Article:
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Those 80’s high school movies were full of snob vs. slob stories. On one side you had pure animal instinct. The slobs were maybe not the cleanest of the high schoolers on display, but they made up for their general sweatiness with a raw physicality that attracted – at least at first – all the pretty girls. The snobs, on the other hand, were decidedly unathletic. They relied upon their brains to make up for their lack of physical prowess. There was never a snobby slob, or a slobby snob. You were either one or the other and never the twain shall meet. Luckily, in this golden age of enlightenment, we have realized that you can be both. Or, at least I can.

See, I have this thing about movies. I like all of them. Give me a Bergman meditation on the problems of religion or a slasher with a huge body count and I’ll be equally happy. Well, maybe not equally, but it’d be close. The visceral enjoyment I can get from something like The Texas Chain Saw Massacre is hard to replicate in a slow-paced drama about a failing marriage. So if we can separate the way a movie works into two categories, brain and body, we can come to some kind of understanding of what kinds of movies you might like. Brain movies, those for the snobs among us, will attack our beings with ideas and words and pictures that make us think about things. They stay with you long after the film has finished and maybe even change the way you look at the world. Body movies for the slobs skip straight past the brain and go to our primal instincts. Fight or flight kicks in until we realize that the things we’re reacting to are just on the screen. And it’s not just horror that usually works in this territory. Look at most blockbusters and you’ll see a general dearth of ideas and a massive outcropping of titillation, be it in the form of half-naked bodies or explosions. Musicals, too, are usually slob movies, at least the ones that heavily involve dance. If there’s sweat somewhere, you can be sure you’re watching a slob movie. Liking either is fine, great even, and plenty of people are perfectly happy to entrench themselves into either category and rarely venture into the other realm. For me, though, the place to be is in the middle.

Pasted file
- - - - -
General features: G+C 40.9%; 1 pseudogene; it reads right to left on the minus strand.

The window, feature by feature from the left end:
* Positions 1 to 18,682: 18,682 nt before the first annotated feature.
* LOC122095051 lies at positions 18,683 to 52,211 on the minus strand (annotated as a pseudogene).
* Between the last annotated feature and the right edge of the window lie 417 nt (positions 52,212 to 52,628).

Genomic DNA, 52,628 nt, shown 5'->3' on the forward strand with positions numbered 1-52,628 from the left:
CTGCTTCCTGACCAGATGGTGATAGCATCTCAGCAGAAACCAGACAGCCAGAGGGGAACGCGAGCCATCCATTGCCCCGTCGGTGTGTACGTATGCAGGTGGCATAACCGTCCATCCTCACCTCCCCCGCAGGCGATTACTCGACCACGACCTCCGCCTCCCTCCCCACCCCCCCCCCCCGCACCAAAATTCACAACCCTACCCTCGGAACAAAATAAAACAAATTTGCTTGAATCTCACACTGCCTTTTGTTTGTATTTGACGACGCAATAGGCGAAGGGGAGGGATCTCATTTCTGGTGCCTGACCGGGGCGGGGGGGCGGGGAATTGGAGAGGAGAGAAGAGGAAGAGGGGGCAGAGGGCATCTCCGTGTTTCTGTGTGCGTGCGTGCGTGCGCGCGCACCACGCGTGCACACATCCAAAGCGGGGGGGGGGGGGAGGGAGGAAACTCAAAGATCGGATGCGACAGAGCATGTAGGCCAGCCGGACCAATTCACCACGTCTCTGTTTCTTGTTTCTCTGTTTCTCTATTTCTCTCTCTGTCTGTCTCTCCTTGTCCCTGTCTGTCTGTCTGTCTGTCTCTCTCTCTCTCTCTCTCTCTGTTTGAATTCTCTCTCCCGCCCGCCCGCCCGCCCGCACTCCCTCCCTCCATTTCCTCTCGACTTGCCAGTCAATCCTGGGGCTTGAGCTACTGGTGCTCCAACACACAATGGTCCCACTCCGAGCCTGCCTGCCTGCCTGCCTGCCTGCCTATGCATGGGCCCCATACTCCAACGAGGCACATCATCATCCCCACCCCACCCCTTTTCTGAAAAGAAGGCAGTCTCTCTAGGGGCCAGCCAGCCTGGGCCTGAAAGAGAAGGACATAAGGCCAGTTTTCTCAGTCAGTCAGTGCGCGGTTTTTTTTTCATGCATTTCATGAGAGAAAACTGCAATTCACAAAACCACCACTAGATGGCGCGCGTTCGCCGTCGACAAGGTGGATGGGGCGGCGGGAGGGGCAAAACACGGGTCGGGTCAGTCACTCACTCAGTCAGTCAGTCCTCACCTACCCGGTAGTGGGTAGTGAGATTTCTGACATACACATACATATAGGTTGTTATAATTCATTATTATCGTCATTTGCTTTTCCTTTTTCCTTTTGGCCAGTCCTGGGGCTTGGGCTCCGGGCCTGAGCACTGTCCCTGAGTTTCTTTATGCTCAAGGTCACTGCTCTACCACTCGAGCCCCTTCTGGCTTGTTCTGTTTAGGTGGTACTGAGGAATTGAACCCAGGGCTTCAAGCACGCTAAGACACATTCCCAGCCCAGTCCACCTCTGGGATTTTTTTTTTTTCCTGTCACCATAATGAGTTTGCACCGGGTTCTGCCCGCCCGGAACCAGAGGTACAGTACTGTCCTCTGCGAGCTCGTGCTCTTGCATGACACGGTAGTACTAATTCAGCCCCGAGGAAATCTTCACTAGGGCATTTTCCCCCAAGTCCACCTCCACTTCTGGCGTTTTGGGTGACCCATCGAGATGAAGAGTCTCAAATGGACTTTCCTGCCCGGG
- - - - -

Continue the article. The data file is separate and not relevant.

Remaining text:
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Let’s look briefly at my top 100 list from last year. Out of the 100 movies on the list, I would categorize only 9 as primarily slob movies: Raiders of the Lost Ark, Alien, Halloween, North by Northwest, Girl Walk//All Day, City of God, Fantasia, The General, and The Proposition. All these films aim primarily at your body, hoping that you’ll feel excited or happy or scared and they don’t really care if you think about much while you do it. Sure, Alien can be seen as a rape allegory and The Proposition is about lawlessness as much as it is about the people who are lawless, but those ideas are secondary to the visceral reactions you have to the events in the films. Still, 9/100 is a pretty low percentage.

And now let’s turn our gaze to the other end of the spectrum, the snob movies. These are the ones that don’t care about your body, they want to attack your mind with ideas or emotions to make you feel and think about things. By my reckoning, I can find only 5 movies that fit this category, and some of them are on the edge: Before Midnight, Manhattan, Tinker Tailor Soldier Spy, In the Loop, and The Fountain. By all rights you could exclude all comedies from the snob list, since there’s a distinct instinctual reaction that humor invokes. I’ve laughed at the dumbest things for reasons I can’t understand other than that it was funny. But then this list would be even shorter, and we can’t have that. It’s already only 5 percent of the whole list.